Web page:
From Hong Kong, Mark went on to SOAS University of London to study Politics and Economics with a focus on SouthEast Asia. Working for the World Bank a few years later, he travelled to Nigeria to help with a pilot violence mitigation project, and found it so pertinent (and interesting) that he decided to pursue doctoral research on violence and oil production in the Niger Delta. Mark comments, “for me, this is the great privilege that studying somewhere like UWC brings - you find something that interests you, and you have the confidence to pursue it, no matter where that takes you.” Mark had been set on continuing in academia, but then decided he wanted to return to engaging with international development issues in a more practical hands-on way, so jumped at the opportunity to lead a project for GIZ in West Africa, focusing on regulating mining companies more effectively and on reducing conflict in mining regions.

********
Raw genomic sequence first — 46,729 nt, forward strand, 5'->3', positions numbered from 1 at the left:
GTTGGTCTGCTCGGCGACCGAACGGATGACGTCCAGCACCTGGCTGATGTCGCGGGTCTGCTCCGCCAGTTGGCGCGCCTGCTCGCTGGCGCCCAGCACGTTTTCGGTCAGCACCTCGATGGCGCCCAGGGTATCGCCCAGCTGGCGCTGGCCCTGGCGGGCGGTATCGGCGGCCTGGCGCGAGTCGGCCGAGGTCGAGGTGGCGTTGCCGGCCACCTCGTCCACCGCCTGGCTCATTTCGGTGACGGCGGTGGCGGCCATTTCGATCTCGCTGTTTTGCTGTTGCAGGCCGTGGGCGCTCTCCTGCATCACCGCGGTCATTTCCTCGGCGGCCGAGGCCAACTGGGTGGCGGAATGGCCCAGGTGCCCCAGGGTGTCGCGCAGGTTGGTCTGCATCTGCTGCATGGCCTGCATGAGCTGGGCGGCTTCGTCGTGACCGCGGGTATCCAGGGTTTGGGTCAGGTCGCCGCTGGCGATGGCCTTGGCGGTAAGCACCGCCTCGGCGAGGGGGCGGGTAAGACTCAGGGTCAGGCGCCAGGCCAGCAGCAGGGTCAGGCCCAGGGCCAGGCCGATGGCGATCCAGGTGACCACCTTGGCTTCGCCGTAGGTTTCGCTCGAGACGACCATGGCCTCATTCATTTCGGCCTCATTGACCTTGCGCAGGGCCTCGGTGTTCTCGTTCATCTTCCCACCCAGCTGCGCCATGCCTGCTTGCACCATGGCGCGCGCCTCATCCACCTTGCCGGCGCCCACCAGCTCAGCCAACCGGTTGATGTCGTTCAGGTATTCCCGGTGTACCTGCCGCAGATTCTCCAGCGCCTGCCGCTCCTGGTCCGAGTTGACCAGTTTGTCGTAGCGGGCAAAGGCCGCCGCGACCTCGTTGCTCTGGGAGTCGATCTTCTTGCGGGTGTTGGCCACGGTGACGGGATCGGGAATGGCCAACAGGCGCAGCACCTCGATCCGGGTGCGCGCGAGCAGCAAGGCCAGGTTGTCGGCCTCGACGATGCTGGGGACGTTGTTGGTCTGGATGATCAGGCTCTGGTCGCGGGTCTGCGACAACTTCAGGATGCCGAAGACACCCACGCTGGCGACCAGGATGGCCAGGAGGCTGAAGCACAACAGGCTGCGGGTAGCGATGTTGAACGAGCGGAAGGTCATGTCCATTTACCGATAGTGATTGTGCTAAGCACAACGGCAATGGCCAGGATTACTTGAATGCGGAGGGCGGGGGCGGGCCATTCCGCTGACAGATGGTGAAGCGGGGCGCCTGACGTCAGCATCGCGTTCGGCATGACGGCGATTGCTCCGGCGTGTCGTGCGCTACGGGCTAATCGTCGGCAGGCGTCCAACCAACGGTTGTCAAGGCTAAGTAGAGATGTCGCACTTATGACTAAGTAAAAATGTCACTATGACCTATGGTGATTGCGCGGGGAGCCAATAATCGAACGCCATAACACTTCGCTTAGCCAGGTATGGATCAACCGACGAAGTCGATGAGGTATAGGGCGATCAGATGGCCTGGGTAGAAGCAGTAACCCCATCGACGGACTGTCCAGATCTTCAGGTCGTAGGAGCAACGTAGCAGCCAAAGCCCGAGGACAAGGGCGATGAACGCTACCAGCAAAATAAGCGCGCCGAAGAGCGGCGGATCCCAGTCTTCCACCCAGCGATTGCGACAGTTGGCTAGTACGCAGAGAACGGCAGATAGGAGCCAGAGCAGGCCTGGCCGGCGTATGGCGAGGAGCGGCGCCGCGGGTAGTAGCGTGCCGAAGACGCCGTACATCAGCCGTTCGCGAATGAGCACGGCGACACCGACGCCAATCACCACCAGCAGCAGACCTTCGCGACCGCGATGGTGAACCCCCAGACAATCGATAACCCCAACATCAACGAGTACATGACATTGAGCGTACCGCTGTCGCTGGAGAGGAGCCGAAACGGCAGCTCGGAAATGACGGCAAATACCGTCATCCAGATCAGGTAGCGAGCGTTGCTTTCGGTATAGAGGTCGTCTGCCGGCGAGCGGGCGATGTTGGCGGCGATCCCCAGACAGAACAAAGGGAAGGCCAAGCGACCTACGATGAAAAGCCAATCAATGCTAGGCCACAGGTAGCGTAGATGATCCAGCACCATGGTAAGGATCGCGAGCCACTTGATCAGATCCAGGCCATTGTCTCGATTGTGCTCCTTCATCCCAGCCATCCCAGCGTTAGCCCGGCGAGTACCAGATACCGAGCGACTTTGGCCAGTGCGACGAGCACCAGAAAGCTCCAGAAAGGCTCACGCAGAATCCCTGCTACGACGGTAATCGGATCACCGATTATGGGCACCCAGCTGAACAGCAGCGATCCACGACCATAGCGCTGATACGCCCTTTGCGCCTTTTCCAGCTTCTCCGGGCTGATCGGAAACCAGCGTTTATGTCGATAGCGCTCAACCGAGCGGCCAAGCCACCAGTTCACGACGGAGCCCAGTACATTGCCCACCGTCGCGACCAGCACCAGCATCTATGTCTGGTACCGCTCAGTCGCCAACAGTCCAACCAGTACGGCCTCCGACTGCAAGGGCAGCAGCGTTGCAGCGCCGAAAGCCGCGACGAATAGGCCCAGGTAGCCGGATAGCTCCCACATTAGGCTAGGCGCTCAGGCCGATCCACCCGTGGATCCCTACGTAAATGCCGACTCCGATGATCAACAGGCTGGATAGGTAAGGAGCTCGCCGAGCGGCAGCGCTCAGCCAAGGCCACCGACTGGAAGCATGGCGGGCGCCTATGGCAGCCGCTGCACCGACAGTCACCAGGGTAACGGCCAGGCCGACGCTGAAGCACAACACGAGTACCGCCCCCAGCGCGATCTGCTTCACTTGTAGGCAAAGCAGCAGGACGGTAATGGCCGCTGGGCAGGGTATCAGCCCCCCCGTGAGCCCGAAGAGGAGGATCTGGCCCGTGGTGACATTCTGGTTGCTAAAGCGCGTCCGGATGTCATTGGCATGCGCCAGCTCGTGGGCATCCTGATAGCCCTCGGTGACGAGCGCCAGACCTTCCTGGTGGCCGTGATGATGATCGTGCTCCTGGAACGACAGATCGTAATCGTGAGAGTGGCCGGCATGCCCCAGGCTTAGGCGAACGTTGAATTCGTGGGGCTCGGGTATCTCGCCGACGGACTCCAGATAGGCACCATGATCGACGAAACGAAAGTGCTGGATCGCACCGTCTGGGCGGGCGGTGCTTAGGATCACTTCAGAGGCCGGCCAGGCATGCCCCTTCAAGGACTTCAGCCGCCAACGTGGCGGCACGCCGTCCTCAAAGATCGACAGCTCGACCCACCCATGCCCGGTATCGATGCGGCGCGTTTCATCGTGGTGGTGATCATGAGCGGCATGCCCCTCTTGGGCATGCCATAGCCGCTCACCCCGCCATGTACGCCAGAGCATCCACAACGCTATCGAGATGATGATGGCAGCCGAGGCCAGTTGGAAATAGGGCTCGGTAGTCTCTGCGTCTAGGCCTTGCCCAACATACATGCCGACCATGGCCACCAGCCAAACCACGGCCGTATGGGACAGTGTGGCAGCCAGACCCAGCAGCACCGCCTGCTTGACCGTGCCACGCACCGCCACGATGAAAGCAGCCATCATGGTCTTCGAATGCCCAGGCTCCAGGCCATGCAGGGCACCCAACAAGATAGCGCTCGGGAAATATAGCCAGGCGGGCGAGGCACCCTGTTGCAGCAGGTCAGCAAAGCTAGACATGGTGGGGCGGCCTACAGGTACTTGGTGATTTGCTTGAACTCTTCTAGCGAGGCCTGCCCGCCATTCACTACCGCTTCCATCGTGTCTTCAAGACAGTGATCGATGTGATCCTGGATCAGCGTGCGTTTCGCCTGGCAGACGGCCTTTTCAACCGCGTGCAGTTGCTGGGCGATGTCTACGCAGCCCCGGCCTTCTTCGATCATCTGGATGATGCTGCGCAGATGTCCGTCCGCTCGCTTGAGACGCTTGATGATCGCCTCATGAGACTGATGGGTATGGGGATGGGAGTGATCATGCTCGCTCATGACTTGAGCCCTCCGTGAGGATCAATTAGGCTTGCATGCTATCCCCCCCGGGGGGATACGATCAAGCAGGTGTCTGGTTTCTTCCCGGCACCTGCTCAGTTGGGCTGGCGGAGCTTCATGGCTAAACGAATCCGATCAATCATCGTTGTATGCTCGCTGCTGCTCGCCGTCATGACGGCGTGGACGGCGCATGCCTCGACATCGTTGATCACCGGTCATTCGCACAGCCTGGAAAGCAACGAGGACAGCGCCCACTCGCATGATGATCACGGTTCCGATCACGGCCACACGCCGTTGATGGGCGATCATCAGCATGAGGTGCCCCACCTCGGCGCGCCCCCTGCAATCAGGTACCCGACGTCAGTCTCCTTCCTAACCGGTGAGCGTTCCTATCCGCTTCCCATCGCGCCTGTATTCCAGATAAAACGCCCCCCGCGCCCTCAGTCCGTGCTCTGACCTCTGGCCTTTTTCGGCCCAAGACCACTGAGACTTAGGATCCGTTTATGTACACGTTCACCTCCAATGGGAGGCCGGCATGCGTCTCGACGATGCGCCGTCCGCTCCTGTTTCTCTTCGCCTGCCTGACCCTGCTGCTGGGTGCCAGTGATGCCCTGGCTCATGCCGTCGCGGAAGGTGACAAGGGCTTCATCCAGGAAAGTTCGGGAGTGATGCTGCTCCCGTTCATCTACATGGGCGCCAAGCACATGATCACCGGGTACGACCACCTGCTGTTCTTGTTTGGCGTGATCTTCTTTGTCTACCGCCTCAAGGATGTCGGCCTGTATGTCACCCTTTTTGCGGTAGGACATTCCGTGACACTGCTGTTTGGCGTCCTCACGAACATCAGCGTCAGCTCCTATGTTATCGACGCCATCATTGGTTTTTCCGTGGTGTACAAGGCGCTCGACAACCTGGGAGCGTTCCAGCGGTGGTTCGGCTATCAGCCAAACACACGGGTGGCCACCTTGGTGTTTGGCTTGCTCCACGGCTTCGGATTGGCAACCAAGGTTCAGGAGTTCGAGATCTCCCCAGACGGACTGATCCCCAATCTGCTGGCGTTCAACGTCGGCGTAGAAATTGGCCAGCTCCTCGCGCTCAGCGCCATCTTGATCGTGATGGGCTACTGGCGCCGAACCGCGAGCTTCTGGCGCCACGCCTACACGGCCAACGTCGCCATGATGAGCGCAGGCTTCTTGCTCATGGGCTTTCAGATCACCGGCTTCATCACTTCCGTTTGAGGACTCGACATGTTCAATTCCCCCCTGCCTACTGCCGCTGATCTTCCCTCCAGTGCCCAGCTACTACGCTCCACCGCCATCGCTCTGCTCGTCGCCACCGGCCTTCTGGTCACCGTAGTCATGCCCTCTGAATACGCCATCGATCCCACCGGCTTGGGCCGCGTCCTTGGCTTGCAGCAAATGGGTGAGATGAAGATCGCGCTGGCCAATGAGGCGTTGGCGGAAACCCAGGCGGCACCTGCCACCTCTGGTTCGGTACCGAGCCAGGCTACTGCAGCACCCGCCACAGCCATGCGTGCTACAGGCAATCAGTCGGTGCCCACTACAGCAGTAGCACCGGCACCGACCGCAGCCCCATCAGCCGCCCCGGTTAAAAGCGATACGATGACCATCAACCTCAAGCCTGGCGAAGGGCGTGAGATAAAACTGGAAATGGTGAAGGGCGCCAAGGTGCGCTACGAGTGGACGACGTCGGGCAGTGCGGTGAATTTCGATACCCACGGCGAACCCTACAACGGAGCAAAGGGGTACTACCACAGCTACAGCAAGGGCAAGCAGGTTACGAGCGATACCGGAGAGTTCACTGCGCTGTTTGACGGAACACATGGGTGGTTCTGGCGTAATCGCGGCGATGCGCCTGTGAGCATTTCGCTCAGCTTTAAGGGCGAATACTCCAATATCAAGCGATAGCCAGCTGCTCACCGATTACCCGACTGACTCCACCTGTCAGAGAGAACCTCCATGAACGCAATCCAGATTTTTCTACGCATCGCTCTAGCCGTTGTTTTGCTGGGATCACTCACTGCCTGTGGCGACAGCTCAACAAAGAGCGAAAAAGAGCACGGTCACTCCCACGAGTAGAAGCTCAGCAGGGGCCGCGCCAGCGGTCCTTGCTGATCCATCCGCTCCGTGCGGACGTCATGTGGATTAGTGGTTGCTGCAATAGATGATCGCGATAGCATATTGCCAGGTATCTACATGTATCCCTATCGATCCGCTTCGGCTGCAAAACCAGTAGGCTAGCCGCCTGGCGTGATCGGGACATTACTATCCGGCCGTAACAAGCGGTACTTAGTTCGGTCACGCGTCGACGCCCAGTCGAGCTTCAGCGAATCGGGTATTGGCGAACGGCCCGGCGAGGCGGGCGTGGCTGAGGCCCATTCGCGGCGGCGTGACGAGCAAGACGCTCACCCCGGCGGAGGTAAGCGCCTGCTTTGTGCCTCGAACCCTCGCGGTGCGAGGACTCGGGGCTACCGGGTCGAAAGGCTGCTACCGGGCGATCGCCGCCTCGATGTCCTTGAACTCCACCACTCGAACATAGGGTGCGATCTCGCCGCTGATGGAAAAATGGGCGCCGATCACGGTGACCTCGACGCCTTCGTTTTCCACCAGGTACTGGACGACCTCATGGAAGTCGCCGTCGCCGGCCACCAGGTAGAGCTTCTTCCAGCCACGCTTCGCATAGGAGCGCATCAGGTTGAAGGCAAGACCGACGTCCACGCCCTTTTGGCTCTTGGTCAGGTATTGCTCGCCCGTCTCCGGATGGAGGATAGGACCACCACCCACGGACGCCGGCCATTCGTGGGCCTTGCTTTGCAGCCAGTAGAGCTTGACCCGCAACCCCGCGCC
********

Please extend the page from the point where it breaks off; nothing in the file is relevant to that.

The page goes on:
Much of Mark’s work has centred around violence mitigation, “we could say peace is the absence of war, that’s one definition of peace, and even if it’s not a very satisfactory one, it does at least give you something concrete to work on.” And it’s this sense of pragmatism that Mark credits with helping him to stay focused and hopeful in his work,
“It makes no sense to me to think that you can change everything….the problems are often very significant, and they affect people’s lives in terrible ways we can’t even imagine, but if you carve out your niche, and you choose to concentrate your energy there - then you can make a difference.”
Mark’s work at the moment focuses on government-to-government assistance, and this has brought with it its own frustrations, “yes, the systems I’m working with are often deeply dysfunctional - but I feel like I have learned ways to navigate them and still make a positive contribution.”